• Storage space: Although there’s a bag you can attach to the side it’s a struggle to carry a week’s shopping home.

• At the mercy of the weather: I was lucky to have dry weather but factor in lashing rain and the prospect of being open to the elements is not so attractive.

• Speed: My average commute time was ten minutes longer.

• Potholes: They are a nuisance for car drivers, but potentially lethal for unsuspecting cyclists.

Comments (1)

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7:15pm Wed 30 Mar 11

downfader says...

My advice on the rain (as sooner or later you will be caught in it) is to invest in a decent and thin cycle coat like the Altura Pocket Rocket. More money will bring more options: vents to keep you cool, pockets and draw strings to stop things flapping.
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I would also advice cyclists put on their cycle lights (choose good ones with a good beam) when it rains, even if its daylight. The reason for this is to draw attention to motorists who may have spray on the side windows when you ride past junctions.
.
On potholes. Try to read the road ahead, shoulder check in advance to see the traffic situation behind you (you can get mirrors, B&M make a good one, avoid the cheap ones - they're rubbish), and move out and around said obstruction. Indicate if you need to.
.
The more you ride a route the more you get used to the issues with roads and can counter and navigate the problems.
.
Shopping is much easier in stages (eg do a couple of smaller shops) and with smaller loads. I can get about 4x 2L bottles, and about 10kg of extra food in my panniers. Not all panniers will take the weight.
.
Big family shops will usually be done much easier in the car, and no one will deny you that. :-)
.
Once you start riding you start to see trips in average journey times, in the urban areas the bike is usually only a little slower, at peak times its much quicker. If you're going to ride through rush hour I'd recommend reading Cyclecraft or doing a National Standards course. It will help you understand safe filtering practice, road awareness, etc.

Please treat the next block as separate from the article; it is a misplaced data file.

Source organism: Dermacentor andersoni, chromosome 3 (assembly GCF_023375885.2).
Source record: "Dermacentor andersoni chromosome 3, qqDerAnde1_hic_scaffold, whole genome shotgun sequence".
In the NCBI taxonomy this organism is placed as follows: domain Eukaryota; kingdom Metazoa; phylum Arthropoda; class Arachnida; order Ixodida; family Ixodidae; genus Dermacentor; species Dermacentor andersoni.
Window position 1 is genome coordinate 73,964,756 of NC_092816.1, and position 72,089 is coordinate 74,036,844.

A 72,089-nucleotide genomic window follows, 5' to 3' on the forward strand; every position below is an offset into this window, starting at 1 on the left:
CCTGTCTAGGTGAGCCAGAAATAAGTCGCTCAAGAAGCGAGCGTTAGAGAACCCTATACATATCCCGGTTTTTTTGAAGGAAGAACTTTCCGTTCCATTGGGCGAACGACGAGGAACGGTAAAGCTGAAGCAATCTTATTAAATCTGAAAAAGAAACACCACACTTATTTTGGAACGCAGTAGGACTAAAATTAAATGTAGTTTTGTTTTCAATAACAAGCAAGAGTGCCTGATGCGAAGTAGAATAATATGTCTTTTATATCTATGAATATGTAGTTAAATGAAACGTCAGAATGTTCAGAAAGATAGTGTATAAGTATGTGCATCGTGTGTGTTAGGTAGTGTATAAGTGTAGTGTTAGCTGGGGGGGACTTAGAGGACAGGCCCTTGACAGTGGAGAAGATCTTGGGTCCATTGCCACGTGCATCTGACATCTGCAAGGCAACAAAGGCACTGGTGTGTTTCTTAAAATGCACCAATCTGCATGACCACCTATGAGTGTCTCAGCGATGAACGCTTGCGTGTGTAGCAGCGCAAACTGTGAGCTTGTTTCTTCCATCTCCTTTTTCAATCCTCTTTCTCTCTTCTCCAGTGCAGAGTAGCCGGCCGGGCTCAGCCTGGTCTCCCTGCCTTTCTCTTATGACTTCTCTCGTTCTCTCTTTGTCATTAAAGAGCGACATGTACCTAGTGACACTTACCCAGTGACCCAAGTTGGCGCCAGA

My advice on the rain (as sooner or later you will be caught in it) is to invest in a decent and thin cycle coat like the Altura Pocket Rocket. More money will bring more options: vents to keep you cool, pockets and draw strings to stop things flapping. . I would also advice cyclists put on their cycle lights (choose good ones with a good beam) when it rains, even if its daylight. The reason for this is to draw attention to motorists who may have spray on the side windows when you ride past junctions. . On potholes. Try to read the road ahead, shoulder check in advance to see the traffic situation behind you (you can get mirrors, B&M make a good one, avoid the cheap ones - they're rubbish), and move out and around said obstruction. Indicate if you need to. . The more you ride a route the more you get used to the issues with roads and can counter and navigate the problems. . Shopping is much easier in stages (eg do a couple of smaller shops) and with smaller loads. I can get about 4x 2L bottles, and about 10kg of extra food in my panniers. Not all panniers will take the weight. . Big family shops will usually be done much easier in the car, and no one will deny you that. :-) . Once you start riding you start to see trips in average journey times, in the urban areas the bike is usually only a little slower, at peak times its much quicker. If you're going to ride through rush hour I'd recommend reading Cyclecraft or doing a National Standards course. It will help you understand safe filtering practice, road awareness, etc. downfader